Customers arrive to shop for home improvement supplies at a Home Depot Inc. store in New York, U.S., on Tuesday, Oct. 16, 2012. Stanley Black & Decker Inc. is scheduled to release earnings data on Oct. 17. Photographer: Victor J. Blue/Bloomberg
Customers shop at a Home Depot in New York. (Victor J. Blue/Bloomberg)

Updated at 6:31 p.m.

Home Depot and JPMorgan Chase have revealed in recent weeks that each was hit by one of the largest security breaches the retail and banking industries have ever seen.

But Wall Street — and consumers — appear ready to shrug it off.

The home improvement retailer’s stock is up more than 14 percent this year and more than 2 percent since it confirmed a six-month breach of its payment system that affected some 53 million credit and debit cards. Home Depot says it expects its sales growth this year to be unaffected by the massive cyber intrusion.

And after JPMorgan said last Thursday that cybercriminals had obtained customer names, addresses, phone numbers and e-mail addresses for 76 million households, the company’s stock price has hardly budged.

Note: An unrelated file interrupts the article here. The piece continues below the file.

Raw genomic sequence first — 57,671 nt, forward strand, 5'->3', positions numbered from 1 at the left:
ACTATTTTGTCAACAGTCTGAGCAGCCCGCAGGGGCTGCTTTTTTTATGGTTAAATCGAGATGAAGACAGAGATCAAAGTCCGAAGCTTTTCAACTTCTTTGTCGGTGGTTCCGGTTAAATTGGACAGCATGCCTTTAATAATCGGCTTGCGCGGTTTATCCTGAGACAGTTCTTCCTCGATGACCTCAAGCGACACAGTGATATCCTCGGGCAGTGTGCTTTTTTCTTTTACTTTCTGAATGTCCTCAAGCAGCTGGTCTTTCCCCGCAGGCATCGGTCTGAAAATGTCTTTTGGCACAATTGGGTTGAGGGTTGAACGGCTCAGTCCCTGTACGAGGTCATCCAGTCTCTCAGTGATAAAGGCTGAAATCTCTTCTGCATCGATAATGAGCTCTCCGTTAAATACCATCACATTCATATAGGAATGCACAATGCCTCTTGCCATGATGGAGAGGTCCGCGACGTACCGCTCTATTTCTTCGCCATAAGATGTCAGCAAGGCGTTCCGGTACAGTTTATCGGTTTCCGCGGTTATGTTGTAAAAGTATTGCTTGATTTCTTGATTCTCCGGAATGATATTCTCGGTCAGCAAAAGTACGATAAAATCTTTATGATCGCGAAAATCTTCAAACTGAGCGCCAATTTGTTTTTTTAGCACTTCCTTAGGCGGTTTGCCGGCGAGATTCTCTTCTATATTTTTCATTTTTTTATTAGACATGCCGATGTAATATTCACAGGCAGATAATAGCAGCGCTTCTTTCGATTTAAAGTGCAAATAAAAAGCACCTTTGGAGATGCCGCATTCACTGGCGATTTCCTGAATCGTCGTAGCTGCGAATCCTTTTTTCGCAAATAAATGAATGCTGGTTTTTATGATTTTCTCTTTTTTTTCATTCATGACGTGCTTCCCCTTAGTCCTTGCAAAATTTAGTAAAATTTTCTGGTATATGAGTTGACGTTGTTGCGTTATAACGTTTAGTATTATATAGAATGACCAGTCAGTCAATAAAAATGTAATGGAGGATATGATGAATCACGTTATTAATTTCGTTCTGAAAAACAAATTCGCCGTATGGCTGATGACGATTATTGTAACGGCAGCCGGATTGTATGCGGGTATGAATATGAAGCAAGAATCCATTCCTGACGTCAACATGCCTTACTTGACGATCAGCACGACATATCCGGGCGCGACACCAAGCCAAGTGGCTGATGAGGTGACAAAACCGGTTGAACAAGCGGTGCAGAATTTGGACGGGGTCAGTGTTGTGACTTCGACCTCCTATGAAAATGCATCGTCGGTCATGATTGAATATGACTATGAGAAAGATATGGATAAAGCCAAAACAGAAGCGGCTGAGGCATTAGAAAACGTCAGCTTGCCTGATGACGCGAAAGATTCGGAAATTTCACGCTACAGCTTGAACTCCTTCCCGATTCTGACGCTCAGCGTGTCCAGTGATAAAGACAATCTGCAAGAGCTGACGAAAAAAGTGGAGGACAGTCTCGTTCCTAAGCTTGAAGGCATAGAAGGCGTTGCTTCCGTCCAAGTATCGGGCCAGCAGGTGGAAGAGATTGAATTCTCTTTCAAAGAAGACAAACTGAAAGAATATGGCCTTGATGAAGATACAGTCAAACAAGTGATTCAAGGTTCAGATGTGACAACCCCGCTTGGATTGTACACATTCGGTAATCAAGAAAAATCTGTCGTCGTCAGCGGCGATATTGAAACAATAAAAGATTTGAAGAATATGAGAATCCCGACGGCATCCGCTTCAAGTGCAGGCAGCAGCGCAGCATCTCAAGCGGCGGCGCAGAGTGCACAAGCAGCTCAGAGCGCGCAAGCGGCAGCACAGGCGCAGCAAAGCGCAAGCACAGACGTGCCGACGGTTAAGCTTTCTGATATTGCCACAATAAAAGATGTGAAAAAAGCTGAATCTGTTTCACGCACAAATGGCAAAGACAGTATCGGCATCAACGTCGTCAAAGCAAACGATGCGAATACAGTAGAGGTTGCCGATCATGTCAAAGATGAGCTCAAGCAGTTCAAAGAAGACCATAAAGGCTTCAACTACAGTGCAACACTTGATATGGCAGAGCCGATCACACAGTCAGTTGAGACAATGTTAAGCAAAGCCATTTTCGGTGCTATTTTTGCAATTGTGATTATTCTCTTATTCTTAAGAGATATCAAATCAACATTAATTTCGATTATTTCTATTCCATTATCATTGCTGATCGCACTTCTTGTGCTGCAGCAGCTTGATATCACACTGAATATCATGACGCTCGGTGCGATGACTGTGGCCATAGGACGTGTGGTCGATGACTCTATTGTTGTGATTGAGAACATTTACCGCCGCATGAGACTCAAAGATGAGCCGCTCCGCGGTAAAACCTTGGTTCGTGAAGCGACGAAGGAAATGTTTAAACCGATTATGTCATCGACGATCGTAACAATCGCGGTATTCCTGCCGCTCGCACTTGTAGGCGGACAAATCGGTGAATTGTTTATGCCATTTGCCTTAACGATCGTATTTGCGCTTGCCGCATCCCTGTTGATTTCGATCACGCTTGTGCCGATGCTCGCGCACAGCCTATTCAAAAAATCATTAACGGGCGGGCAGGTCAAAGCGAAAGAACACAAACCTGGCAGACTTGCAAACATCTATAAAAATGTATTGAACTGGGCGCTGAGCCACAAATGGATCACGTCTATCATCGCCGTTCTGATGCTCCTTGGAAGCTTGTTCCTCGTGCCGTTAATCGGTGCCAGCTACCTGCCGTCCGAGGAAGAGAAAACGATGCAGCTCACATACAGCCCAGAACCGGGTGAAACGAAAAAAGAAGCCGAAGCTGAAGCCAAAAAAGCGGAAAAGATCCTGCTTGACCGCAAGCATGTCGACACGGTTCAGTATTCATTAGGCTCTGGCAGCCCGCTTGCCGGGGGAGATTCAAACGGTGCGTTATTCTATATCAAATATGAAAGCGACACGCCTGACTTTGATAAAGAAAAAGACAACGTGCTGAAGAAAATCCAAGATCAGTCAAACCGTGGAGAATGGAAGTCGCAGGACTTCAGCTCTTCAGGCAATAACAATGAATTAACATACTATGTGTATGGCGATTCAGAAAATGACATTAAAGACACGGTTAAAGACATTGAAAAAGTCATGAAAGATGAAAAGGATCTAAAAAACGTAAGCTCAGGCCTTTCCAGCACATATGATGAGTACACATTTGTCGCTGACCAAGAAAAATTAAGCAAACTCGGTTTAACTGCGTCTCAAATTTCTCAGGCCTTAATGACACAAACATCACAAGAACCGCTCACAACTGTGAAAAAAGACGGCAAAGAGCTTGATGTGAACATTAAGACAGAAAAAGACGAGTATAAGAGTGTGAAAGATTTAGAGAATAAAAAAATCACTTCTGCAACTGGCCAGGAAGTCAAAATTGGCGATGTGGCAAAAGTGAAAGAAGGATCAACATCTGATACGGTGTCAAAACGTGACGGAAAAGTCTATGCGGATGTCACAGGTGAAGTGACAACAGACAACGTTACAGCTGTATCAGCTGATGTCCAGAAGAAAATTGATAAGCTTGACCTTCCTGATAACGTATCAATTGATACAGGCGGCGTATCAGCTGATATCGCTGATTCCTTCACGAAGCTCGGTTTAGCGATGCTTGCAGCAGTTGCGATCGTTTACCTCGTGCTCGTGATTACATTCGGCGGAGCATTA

The companies may be benefiting from what experts say is a potentially dangerous shift among consumers: data breach fatigue.

Shoppers, they say, have become numb to reports that their credit cards and other personal information have been compromised as incidents have piled up in the last year. Target suffered a major breach during last year’s holiday shopping frenzy. Restaurants P.F. Chang’s and Jimmy John’s have acknowledged hacks this year. So have Neiman Marcus, Michaels and Sally Beauty Supply. SuperValu says it was hacked twice this year.

There have been 579 data breaches this year, a 27.5 percent increase over the same period last year, and it is only expected to become more common as consumers become more dependent on Internet-connected devices, according to the Identity Theft Resource Center.

Recent research suggests that many consumers have become complacent about these intrusions: Some 32 percent of consumers said they “ignored the notifications and did nothing” when they were alerted to a possible data breach involving their personal information, according to a study by the Ponemon Institute, which studies information security. In the same study, 71 percent of respondents said they did not stop doing business with the company that had been breached.